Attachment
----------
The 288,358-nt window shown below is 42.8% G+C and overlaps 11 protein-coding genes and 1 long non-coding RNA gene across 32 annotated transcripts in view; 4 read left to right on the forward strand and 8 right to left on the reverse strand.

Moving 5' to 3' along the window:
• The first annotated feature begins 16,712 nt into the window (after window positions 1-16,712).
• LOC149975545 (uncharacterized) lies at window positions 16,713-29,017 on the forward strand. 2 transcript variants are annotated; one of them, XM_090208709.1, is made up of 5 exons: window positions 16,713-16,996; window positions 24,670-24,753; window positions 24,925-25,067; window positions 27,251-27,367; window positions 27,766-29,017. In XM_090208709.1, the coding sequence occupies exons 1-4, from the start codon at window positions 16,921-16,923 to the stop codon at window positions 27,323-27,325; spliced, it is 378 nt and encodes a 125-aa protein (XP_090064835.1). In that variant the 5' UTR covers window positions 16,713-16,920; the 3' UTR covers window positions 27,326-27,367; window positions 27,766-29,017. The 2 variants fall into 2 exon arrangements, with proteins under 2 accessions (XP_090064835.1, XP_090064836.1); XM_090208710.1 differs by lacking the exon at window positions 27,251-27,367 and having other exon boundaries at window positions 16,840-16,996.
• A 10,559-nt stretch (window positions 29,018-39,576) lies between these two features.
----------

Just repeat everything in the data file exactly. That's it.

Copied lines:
The 288,358-nt window shown below is 42.8% G+C and overlaps 11 protein-coding genes and 1 long non-coding RNA gene across 32 annotated transcripts in view; 4 read left to right on the forward strand and 8 right to left on the reverse strand.

Moving 5' to 3' along the window:
• The first annotated feature begins 16,712 nt into the window (after window positions 1-16,712).
• LOC149975545 (uncharacterized) lies at window positions 16,713-29,017 on the forward strand. 2 transcript variants are annotated; one of them, XM_090208709.1, is made up of 5 exons: window positions 16,713-16,996; window positions 24,670-24,753; window positions 24,925-25,067; window positions 27,251-27,367; window positions 27,766-29,017. In XM_090208709.1, the coding sequence occupies exons 1-4, from the start codon at window positions 16,921-16,923 to the stop codon at window positions 27,323-27,325; spliced, it is 378 nt and encodes a 125-aa protein (XP_090064835.1). In that variant the 5' UTR covers window positions 16,713-16,920; the 3' UTR covers window positions 27,326-27,367; window positions 27,766-29,017. The 2 variants fall into 2 exon arrangements, with proteins under 2 accessions (XP_090064835.1, XP_090064836.1); XM_090208710.1 differs by lacking the exon at window positions 27,251-27,367 and having other exon boundaries at window positions 16,840-16,996.
• A 10,559-nt stretch (window positions 29,018-39,576) lies between these two features.